6.  The substance of the second agreement was (i) that Mr Cobbe, at his own expense, would apply for planning permission to demolish the existing block of flats and to erect, in its place, a terrace of six houses, (ii) that, upon the grant of planning permission and the obtaining of vacant possession, the property would be sold to Mr Cobbe, or to a company nominated by him, for an up-front payment to the appellant of £12 million, (iii) and that Mr Cobbe, or the nominee company, would develop the property in accordance with the planning permission and (iv) would sell the six houses and pay to the appellant 50 per cent of the amount, if any, by which the gross proceeds of sale exceeded £24 million. So, in effect, Mr Cobbe was to take the risk, first, that planning permission might be refused, in which case his expenditure and time spent in seeking to obtain the planning permission would be wasted, and, secondly, that the gross proceeds of sale, after deduction of the cost of obtaining planning permission, the £12 million and the building and other costs of development, might leave him with an inadequate profit or even none at all. The amount that he, or his nominee company, would have to pay as the up-front price would clearly have constituted an important element in his calculations.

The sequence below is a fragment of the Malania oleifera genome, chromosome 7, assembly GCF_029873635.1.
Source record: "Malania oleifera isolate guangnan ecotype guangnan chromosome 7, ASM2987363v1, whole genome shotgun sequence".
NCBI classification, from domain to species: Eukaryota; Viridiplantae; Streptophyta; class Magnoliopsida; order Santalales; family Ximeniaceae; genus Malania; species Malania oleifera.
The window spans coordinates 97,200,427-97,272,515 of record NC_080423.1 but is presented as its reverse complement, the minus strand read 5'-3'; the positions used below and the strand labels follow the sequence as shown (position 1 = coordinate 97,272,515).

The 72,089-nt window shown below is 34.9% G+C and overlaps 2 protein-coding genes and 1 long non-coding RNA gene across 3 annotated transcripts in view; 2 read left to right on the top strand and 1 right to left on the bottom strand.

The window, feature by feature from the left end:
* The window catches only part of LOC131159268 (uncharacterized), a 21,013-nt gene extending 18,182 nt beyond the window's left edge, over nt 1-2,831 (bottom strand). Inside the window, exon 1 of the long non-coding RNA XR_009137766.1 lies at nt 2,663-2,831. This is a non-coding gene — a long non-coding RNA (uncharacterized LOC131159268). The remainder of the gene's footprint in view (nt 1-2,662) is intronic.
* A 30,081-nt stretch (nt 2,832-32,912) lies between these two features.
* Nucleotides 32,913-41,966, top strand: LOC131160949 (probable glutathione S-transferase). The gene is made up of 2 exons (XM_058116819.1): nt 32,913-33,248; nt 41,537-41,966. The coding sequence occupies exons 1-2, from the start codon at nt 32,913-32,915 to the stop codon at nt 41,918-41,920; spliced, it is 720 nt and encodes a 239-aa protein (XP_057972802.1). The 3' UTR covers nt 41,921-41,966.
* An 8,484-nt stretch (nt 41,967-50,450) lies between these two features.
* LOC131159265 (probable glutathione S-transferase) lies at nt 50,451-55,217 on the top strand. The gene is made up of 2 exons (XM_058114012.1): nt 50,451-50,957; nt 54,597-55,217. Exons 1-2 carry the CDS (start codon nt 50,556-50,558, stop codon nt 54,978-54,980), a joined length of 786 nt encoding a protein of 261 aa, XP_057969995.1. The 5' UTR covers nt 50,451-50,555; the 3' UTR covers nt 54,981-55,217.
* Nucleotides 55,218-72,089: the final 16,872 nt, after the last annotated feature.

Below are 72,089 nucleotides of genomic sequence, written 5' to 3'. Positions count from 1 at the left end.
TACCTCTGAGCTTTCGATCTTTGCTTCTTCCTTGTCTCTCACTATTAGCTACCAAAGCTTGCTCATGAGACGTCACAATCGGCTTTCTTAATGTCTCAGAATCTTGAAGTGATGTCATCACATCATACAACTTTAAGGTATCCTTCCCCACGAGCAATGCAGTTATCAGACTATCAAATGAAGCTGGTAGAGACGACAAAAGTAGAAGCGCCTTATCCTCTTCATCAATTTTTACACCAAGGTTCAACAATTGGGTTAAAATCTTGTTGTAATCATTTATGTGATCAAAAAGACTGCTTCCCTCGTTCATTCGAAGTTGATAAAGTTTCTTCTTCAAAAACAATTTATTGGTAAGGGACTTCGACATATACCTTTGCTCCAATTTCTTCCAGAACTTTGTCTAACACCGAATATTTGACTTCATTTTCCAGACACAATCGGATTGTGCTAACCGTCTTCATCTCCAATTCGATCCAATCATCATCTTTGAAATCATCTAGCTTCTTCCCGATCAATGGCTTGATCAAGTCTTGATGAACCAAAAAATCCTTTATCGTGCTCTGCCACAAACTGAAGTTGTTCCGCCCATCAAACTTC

7.  The oral agreement in principle that had been reached, i.e. the core terms, did not cover everything that would have been expected in due course to be dealt with in a formal written contract. It must have been expected, for example, that Mrs Lisle-Mainwaring would have wanted some provision to be included in the formal contract regarding the reasonably expeditious commencement and progress of the development and, also, some security and timetable for the payment of the appellant’s share of the excess over £24 million of the gross proceeds of sale. The nature of the transaction would plainly have excluded reliance on a vendor’s lien. Mr Cobbe, for his part, would probably have wanted some contractual assurance as to the timing of the availability of vacant possession of the block of flats. These would not have been expected to have been difficult matters on which to reach agreement but were all matters for future discussion, and the outcome of future negotiations has always an inherent uncertainty.